Sometimes, while watching a baseball game, I will see a Christian pitcher throwing to a Christian catcher, with a Christian batter trying to hit, while a Christian umpire gets ready to call the pitch. I know all these men! They are good Christians, who probably prayed earlier in the day. If they all prayed to “win,” someone is about to be disappointed. Not everyone can pray for and get success every time. For every winner, there is a loser – sometimes a Christian loser. 

My conclusion: God only cares who wins in sports in relation to expanding his kingdom and shaping the character of his followers. If winning or losing has anything to do with those priorities, then he cares. If not, he doesn’t. 

I saw a great cartoon recently. A football player scored a touchdown and shouted, “Jesus, this one is for you.” In the next frame, we see Jesus watching a game on television – a hockey game! 

So, even you SEC fans, before you pray to God for your team to win and expect you will win because you have a Christian coach or quarterback, think again. God may be watching baseball right now – like every other true Christian!


Baseball is Back!

Apr 14 2008

Baseball is one of the best parts of the Spring. Actually, it may be the best part but I need to avoid so many superlatives! Many things reveal my love for the game, but Ann says this is the best (or worst). Sometimes, while traveling, when I see a youth baseball game I will stop, buy a hotdog, and watch a few innings. All for the love of the game! Baseball is important to me for several reasons.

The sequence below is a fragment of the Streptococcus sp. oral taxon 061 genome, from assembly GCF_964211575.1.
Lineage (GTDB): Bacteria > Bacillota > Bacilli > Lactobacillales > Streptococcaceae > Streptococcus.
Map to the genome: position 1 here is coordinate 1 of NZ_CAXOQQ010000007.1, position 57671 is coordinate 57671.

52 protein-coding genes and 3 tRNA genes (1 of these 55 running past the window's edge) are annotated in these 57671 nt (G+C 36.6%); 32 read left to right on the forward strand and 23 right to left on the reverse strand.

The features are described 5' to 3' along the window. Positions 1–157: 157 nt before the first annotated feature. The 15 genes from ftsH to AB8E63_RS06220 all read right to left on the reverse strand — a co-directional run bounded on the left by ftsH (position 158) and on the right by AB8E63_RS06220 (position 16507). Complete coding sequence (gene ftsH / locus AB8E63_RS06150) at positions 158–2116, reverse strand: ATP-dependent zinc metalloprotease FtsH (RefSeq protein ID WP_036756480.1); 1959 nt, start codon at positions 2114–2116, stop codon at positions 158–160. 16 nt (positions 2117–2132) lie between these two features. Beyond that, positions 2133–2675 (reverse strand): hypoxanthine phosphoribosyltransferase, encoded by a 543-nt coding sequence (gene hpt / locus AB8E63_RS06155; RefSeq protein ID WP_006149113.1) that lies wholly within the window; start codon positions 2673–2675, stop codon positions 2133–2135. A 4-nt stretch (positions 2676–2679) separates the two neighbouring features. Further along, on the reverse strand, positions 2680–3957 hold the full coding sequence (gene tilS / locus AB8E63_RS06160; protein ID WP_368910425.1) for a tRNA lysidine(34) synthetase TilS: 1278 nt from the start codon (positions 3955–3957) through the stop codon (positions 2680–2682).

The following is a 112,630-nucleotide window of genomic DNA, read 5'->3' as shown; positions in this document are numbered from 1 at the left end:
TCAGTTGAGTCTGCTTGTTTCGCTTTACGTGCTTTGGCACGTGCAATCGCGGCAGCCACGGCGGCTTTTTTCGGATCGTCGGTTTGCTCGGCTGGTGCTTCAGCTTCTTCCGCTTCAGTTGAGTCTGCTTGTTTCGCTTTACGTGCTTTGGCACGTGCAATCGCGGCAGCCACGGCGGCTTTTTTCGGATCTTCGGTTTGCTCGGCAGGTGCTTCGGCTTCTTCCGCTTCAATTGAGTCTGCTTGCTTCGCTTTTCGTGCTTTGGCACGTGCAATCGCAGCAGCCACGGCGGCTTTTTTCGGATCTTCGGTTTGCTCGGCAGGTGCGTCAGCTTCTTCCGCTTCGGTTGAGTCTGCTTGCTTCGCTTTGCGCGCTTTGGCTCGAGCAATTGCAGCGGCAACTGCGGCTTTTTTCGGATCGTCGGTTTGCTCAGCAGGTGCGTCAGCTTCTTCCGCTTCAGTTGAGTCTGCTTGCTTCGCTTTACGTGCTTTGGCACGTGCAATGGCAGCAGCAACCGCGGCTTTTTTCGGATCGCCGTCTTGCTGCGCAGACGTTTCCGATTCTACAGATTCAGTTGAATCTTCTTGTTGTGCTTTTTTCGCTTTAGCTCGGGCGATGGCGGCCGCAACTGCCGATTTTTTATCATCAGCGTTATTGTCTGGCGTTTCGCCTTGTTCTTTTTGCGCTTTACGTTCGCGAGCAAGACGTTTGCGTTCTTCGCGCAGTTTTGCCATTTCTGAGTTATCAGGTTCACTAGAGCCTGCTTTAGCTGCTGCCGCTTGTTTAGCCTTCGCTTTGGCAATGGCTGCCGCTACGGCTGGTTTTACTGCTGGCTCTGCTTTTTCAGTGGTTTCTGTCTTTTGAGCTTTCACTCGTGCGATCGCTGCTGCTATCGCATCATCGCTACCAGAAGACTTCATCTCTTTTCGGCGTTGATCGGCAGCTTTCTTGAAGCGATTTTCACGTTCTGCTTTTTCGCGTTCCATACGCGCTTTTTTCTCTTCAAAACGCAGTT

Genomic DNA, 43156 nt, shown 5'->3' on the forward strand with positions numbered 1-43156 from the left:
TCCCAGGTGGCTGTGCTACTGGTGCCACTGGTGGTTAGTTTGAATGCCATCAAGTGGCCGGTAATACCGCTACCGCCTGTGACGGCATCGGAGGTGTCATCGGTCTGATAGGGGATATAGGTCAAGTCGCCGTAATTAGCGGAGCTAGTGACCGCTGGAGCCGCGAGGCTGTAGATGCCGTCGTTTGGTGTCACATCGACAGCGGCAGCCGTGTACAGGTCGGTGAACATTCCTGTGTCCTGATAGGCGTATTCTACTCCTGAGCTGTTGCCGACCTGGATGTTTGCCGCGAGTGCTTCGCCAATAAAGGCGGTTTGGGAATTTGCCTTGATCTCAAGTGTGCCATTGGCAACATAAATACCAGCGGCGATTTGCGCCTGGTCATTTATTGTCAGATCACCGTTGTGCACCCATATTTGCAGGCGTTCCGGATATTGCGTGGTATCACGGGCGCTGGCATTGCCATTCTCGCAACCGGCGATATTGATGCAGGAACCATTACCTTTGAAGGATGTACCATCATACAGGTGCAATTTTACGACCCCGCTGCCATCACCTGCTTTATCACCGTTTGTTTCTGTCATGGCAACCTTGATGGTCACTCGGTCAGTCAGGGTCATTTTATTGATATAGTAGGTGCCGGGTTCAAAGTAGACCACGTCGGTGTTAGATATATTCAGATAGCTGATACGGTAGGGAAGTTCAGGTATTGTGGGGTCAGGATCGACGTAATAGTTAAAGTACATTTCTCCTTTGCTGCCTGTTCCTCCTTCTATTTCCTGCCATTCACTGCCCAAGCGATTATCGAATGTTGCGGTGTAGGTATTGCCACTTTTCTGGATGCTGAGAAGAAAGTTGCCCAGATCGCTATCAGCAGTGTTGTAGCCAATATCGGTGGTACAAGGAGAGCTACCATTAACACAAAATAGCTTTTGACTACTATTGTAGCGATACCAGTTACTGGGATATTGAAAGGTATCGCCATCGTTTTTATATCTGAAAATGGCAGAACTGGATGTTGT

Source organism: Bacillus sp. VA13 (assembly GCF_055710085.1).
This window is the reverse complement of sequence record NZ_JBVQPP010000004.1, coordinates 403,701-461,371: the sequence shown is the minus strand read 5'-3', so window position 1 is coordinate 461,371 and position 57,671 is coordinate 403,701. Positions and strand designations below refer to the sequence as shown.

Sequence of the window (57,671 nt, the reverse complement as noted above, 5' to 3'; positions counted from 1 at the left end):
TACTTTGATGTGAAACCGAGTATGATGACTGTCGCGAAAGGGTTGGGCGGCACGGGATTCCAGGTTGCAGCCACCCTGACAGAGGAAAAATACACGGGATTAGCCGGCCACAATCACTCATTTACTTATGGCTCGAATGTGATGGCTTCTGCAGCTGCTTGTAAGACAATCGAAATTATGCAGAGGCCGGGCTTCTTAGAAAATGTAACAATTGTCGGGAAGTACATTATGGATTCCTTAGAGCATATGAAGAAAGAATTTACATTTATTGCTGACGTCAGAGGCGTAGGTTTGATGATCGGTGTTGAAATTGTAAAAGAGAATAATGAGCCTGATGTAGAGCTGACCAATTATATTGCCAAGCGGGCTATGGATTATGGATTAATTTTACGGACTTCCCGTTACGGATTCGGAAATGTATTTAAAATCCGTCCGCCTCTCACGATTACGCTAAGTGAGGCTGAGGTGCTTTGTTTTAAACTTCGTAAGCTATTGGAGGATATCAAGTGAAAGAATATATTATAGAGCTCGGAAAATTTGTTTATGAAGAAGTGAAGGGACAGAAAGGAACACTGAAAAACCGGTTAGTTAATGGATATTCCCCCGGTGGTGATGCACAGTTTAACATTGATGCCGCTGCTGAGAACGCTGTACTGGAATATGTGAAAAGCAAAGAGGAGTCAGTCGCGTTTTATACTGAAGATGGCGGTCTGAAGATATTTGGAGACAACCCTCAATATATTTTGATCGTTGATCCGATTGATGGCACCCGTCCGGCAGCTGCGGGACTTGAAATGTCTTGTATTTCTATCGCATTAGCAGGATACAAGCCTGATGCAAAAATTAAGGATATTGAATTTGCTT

First, my son Caleb also follows the sport and so we talk about it (and argue about it good-naturedly) throughout the season. It’s always good to be able to talk to your 19 year-old son about shared interests. After all, we can’t talk about school and girls all the time. 

Second, umpiring resumes. Some people play golf or hunt or fish. I umpire baseball. I know it seems like a weird hobby but I really enjoy it. Why? One person said, “You like to umpire because all week you serve God but on Saturday you get to play god.” That’s funny! There are better reasons I enjoy umpiring. I like being outside. I enjoy being around young men (and the occasional young lady). It’s fun to see unusual plays and even outstanding plays by young players. When I do a good job, it gives players a fair chance to compete and builds their love for the game. And, I enjoy competing against myself to master the rules and the art of umpiring well. Only another umpire even knows what that means. 

Third, baseball reminds me of good times growing up. My earliest sports memories are playing at a field behind a large bakery. Oh the aroma of freshly baked goodies! Somehow, subliminally, baseball brings back the best of my childhood. Making an all-star team, traveling to out of town games, and even my first (and only so far) fistfight are among those important baseball memories.